from:  sajid khan
Posted on: Mar 21, 2011 at 22:29 IST

I am appalled at the charge on me of being a sanghi which i presume is a euphemism for communal mind.While I have claimed equal rights for all and not for only hindus,the so called secularists are batting for a particular community and yet calling me communal.If this is the logic then I am a proud sanghi.

from:  Ganesh Rao
Posted on: Mar 21, 2011 at 21:45 IST

@soumitra Pant I respect your opinion on the prejudices and stereotyping of Muslim community. For a start just observe any blog on Kashmir problem and the views of the readers who comment on it.This so called Indian muslims show that they are more muslim than Indian by the stand they take in favour of Kashmir separatists.This is just one example of the many that exists.How can you blame the general public in seeing them with suspicion.It is time the ones like Mr.Pant keep their eyes and ears wide open.

from:  K.Parameshwar
Posted on: Mar 21, 2011 at 19:37 IST

Mander makes the case for Muslims as if they are the only disadvantaged and neglected community living in India currently, and suffering because of lack of governmental attention. These problems are common to all communities across India. Why single out a particular religion? By trying to compartmentalize these problems to a community will only aggravate the Muslim identity problem. Instead of trying to see a person through the lens of religion(whether he's a Muslim) or the lens of caste(Does the person belong to Scheduled Caste), it would be more prudent to see it through the category of economical status. Let's not restrict the solution to a single community alone. It would be well in India's interest to uplift every person educationally than Muslims alone.

from:  Sagar
Posted on: Mar 18, 2011 at 18:55 IST

Extremely insighful article. We all know that prejudices exist in our political system, and it would be living in a fools paradise to claim otherwise. Apart from apathy and exclusion from economic activities, the Muslim community often faces harmful social stereotyping. We are secular only on paper. If you want evidence of the same, look no further than the housing industry. Try looking for accomodation with a muslim name. You will get exactly what I am talking about. Muslims are viewed with suspicion, disregard and, in some cases, hostility. The fact that the Govt. is doing very little to change this social stance, and catering to populist beliefs is extremely disheartening. I expected more from the New Age leadership of the Congress. However, the media with its open discussion platforms presents some hope to us as people, and to India as a secular nation day-dreaming of becoming an Economic Superpower. So lets be optimistic.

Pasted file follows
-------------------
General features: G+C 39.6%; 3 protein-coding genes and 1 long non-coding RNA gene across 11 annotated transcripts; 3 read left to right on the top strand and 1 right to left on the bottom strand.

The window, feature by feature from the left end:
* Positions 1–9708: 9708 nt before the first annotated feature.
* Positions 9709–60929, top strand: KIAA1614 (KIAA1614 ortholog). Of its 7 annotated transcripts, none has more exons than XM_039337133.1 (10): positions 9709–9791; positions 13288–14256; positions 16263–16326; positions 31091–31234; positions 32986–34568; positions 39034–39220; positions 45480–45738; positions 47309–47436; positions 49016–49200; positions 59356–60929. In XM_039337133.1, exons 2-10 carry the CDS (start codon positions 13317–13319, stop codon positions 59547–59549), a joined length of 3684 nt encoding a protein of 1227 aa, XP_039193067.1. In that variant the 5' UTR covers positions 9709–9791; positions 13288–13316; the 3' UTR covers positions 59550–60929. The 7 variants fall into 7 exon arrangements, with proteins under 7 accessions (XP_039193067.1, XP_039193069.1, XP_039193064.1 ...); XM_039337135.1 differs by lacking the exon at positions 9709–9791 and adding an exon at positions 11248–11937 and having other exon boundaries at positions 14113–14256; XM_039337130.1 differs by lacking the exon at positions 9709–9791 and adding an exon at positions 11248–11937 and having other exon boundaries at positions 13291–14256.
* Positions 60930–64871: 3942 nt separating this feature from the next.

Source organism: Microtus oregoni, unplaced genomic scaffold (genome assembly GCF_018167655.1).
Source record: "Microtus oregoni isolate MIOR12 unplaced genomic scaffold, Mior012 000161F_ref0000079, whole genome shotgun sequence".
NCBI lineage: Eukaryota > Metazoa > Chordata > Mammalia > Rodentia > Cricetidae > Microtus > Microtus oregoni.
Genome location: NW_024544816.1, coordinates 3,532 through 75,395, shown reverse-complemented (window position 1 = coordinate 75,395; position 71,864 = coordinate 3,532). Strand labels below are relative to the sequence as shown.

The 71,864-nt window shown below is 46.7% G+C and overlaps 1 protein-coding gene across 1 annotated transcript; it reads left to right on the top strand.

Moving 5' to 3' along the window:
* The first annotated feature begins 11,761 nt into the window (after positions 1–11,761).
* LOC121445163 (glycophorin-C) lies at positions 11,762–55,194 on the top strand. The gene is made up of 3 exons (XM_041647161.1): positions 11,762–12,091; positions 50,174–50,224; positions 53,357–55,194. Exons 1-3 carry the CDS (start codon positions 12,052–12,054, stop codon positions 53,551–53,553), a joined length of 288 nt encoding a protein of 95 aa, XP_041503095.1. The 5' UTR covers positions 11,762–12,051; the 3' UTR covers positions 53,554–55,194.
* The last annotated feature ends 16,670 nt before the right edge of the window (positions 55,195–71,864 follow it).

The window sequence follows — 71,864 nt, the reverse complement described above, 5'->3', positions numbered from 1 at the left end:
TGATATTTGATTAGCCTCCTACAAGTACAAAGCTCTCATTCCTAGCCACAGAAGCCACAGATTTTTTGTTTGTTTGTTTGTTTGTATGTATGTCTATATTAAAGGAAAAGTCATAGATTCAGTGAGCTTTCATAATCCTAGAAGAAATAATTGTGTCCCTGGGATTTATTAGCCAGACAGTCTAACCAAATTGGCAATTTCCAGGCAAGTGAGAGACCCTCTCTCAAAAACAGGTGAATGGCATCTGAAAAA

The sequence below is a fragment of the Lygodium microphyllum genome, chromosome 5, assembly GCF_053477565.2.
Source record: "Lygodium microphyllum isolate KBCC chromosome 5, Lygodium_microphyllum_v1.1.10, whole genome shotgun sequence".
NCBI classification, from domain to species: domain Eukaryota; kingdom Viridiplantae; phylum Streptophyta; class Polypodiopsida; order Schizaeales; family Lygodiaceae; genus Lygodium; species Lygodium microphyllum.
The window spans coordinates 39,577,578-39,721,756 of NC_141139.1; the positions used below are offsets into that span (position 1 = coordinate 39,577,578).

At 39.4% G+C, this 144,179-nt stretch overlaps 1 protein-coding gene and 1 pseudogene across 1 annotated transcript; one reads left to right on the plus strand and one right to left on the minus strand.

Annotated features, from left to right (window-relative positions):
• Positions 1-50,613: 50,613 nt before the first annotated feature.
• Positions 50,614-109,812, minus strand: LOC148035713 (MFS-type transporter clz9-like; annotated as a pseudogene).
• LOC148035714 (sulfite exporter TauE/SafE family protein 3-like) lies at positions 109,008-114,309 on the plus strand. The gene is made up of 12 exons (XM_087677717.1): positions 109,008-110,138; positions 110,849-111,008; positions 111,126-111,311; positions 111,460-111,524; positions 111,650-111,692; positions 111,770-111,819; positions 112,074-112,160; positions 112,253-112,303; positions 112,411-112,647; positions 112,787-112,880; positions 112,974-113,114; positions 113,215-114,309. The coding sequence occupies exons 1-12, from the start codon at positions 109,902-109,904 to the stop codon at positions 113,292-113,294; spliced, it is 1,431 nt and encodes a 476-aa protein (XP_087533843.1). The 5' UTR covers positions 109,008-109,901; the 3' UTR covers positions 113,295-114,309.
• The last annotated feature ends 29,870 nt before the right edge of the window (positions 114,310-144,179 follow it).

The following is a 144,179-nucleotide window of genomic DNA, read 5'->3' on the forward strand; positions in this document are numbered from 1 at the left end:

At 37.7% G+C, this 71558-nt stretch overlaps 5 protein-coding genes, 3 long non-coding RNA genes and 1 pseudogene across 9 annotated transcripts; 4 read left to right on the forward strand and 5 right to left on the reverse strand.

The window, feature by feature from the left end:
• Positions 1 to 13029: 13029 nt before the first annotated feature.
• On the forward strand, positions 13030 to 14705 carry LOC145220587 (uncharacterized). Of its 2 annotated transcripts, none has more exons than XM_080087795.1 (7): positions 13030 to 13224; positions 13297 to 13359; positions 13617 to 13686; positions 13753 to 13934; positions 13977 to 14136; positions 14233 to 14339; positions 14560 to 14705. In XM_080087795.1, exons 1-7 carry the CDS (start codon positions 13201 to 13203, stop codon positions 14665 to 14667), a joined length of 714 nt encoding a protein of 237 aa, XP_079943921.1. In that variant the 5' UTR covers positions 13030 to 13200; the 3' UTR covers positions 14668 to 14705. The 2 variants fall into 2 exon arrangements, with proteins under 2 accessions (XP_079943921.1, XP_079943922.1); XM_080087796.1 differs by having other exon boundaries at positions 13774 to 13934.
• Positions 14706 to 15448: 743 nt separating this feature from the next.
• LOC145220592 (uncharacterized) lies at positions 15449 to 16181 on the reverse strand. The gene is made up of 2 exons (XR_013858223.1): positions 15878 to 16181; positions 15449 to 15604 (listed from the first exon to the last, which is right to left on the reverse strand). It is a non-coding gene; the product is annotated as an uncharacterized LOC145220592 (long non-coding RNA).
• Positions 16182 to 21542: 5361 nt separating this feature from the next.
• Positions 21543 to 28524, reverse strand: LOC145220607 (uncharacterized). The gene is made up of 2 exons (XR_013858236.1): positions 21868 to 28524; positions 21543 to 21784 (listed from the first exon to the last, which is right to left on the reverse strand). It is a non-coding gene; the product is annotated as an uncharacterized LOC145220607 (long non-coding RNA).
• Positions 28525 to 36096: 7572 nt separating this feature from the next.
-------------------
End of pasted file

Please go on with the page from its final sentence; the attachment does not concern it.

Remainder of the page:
from:  Saumitra Pant
Posted on: Mar 16, 2011 at 23:16 IST

It is an eye opening article revealing the veracity of Muslim community in India. We ourself pompously boast the terms: Unity in diversity and the egalitarian society but are they really significant in this partisan democracy? The derogatory behaviour ostracizes them from the mainstream and then we say that these communities are pulling India back. But we have to assess ourself before that are we providing them enough opportunities to move ahead and stand with us.

from:  Saurabh Singh
Posted on: Mar 16, 2011 at 20:54 IST

Excellent artice by Harsh Mander. I am wondering why people are used to opposed any scheme for the upliftment of the poor in Muslim community? Overall upliftment of community means upliftment of our nation India. If they are giving excuse that upliftment policies should not be based upon religious beliefs then can anybody justify the facts that Washerman or cobbler etc. from the Hindu Community can avail the benefits of reservation but the same profession occupied by Muslim community can't avail the same benefits - why..? Overall the professions of both the persons are same so logically both of them should be provided with equal opportunities of upliftment or neither of them provided with benefits. Also, what does development of India means? Do you people don't think development means development of every people regardless of caste or religion? How can you imagine development of one community and other community will be lagging behind?

from:  Shakilur Rahman
Posted on: Mar 16, 2011 at 04:53 IST

There is poverty in every community. The degree may vary. Government should look after every poor individual irrespective of caste, creed or community. It is time for starting a debate against present caste based reservation in government jobs and in politics. The reservation and financial assistance should be based on the poverty and not on the caste. Only then we can think of India which will lead the world.

from:  Prahlad Pandey
Posted on: Mar 15, 2011 at 22:13 IST

Education is the only means through which our country can pave the path towards the devloped nation. And as far as muslim minority is concerned both government and community have to play thier role in a productive fashion.The schemes designed by the govt needs to be formulated systematically.Also as Islam advocates us to achieve education, so community should drop their veils of ignorance and step out from darkness towards illumination.